England in the great wave of migration from Normandy following the Norman Conquest of 1066. The Glenvile family lived in Suffolk. The name however, is not a reference to this place, but to the family's place of residence sometime prior to the Norman Conquest of England in 1066, Glanville, near Calvados, Normandy. CITATION[CLOSE]
The Norman People and Their Existing Descendants in the British Dominions and the United States Of America. Baltimore: Genealogical Publishing, 1975. Print. (ISBN 0-8063-0636-X)
Early Origins of the Glenvile family
Suffolk an Norfolk. Bromeholme in the parish of Bacton in Norfolk was an ancient family seat established shortly after the Norman Conquest. "A priory for Cluniac monks, dedicated to St. Andrew, was founded in 1113, by William de Glanvill, and for some time subsisted as a cell to the monastery at Castle Acre." CITATION[CLOSE]
Lewis, Samuel, A Topographical Dictionary of England. Institute of Historical Research, 1848, Print. Again in Suffolk, but this time in Leiston, Ranulph de Glanville endowed the monastery there in honour of the Virgin Mary in 1182.
Early History of the Glenvile family
Another 205 words (15 lines of text) covering the years 1542, 1600, 1586, 1661, 1614, 1644, 1664 and 1735 are included under the topic Early Glenvile History in all our PDF Extended History products and printed products wherever possible.
Glenvile Spelling Variations
hundred years ago, spelling variations of names were a common occurrence. Elements of Latin, Norman French and other languages became incorporated into English throughout the Middle Ages, and name spellings changed even among the literate. The variations of the surname Glenvile include Glanfield, Glanville, Glenville and others.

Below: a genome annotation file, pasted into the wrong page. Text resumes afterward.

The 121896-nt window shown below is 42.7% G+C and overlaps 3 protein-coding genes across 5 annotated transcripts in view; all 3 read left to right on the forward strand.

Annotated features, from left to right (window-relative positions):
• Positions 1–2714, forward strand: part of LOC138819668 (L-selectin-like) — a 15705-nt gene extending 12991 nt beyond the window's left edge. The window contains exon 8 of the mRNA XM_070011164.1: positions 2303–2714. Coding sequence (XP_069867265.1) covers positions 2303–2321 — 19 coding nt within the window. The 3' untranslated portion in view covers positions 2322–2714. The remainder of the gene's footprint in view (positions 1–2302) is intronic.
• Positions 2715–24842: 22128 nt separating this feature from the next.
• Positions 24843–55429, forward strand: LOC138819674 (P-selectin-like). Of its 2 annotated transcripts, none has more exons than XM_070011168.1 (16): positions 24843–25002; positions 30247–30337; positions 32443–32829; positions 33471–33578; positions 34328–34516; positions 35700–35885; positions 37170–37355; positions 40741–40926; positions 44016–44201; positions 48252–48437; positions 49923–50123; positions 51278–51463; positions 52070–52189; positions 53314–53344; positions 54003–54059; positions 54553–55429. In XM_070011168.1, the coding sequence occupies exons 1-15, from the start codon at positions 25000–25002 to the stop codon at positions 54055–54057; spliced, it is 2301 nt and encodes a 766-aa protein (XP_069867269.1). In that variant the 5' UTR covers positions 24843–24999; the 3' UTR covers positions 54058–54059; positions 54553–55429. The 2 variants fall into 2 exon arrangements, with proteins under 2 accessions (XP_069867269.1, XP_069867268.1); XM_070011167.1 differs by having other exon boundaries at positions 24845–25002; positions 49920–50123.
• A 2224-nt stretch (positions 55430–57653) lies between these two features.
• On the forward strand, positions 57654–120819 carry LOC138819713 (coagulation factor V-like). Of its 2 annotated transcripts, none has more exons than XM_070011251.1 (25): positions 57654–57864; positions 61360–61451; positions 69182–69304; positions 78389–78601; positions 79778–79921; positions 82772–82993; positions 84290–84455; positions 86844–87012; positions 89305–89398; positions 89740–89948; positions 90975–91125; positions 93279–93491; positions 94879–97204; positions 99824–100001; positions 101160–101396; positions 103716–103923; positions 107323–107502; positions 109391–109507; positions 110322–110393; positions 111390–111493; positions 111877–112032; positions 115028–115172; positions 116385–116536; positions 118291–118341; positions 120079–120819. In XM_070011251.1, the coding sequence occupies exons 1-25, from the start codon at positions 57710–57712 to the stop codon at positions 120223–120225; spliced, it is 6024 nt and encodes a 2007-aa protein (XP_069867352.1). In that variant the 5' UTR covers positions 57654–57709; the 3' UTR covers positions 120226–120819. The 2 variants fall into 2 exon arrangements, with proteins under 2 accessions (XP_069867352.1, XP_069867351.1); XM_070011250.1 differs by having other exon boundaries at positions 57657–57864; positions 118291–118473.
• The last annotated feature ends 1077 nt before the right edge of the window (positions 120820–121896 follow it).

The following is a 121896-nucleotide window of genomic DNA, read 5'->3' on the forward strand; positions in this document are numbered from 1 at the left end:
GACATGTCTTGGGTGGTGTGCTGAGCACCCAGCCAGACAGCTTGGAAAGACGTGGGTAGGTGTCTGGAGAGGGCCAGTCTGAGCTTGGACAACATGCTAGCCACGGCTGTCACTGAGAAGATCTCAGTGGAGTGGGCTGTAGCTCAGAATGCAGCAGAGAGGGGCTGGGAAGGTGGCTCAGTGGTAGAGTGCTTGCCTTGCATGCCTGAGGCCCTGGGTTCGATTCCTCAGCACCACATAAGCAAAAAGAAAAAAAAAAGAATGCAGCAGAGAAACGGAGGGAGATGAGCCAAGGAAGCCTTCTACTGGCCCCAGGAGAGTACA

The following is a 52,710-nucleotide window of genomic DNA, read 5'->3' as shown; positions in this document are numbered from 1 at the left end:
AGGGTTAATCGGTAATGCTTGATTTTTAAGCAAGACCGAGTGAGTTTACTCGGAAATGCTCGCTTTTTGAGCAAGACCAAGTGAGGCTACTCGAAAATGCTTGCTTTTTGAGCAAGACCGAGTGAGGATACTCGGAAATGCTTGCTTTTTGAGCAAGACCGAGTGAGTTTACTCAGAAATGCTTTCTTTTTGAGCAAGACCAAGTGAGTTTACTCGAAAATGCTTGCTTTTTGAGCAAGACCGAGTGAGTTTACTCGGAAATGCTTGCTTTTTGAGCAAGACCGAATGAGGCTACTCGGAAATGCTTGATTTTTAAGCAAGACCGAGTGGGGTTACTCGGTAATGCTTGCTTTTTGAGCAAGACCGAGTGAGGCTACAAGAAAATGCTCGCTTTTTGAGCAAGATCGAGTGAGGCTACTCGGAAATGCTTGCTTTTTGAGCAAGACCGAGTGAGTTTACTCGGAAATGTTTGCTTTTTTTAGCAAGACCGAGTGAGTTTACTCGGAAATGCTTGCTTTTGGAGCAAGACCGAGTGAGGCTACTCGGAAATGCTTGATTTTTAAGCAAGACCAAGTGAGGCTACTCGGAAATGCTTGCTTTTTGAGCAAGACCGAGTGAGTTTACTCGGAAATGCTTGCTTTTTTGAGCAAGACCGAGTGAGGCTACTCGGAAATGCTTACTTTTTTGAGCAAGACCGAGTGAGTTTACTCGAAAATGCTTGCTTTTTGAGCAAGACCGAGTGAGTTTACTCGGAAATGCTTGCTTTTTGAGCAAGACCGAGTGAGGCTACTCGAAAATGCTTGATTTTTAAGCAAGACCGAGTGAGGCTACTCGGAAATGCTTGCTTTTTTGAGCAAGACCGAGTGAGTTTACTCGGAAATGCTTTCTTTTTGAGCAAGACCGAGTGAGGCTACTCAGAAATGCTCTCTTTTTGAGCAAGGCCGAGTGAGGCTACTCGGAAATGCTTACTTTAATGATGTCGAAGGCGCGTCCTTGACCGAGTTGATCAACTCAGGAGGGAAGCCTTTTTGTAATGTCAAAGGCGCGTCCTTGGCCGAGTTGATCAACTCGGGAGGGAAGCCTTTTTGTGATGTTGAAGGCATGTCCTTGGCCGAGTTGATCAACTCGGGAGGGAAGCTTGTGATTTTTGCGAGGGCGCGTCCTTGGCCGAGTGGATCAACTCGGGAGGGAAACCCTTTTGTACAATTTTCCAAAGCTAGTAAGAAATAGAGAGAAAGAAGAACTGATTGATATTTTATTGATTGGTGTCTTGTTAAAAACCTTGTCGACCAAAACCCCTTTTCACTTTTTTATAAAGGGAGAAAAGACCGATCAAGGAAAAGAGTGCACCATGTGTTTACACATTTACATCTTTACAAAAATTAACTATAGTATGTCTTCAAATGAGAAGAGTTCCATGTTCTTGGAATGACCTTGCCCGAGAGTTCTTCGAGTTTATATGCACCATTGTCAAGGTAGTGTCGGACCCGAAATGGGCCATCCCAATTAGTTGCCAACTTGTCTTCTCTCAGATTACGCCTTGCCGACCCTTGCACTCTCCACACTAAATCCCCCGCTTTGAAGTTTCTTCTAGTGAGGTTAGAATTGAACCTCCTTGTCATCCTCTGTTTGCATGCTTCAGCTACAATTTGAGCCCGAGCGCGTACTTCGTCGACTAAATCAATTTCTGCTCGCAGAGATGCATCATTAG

Early Notables of the Glenvile family (pre 1700)
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Migration of the Glenvile family to the New World and Oceana
In England at this time, the uncertainty of the political and religious environment of the time caused many families to board ships for distant British colonies in the hopes of finding land and opportunity, and escaping persecution. The voyages were expensive, crowded, and difficult, though, and many arrived in North America sick, starved, and destitute. Those who did make it, however, were greeted with greater opportunities and freedoms that they could have experienced at home. Many of those families went on to make important contributions to the young nations in which they settled. Early immigration records have shown some of the first Glenviles to arrive on North American shores: John Glamfield who settled in Virginia in 1654; who later correctly spelled his name Glanfield.
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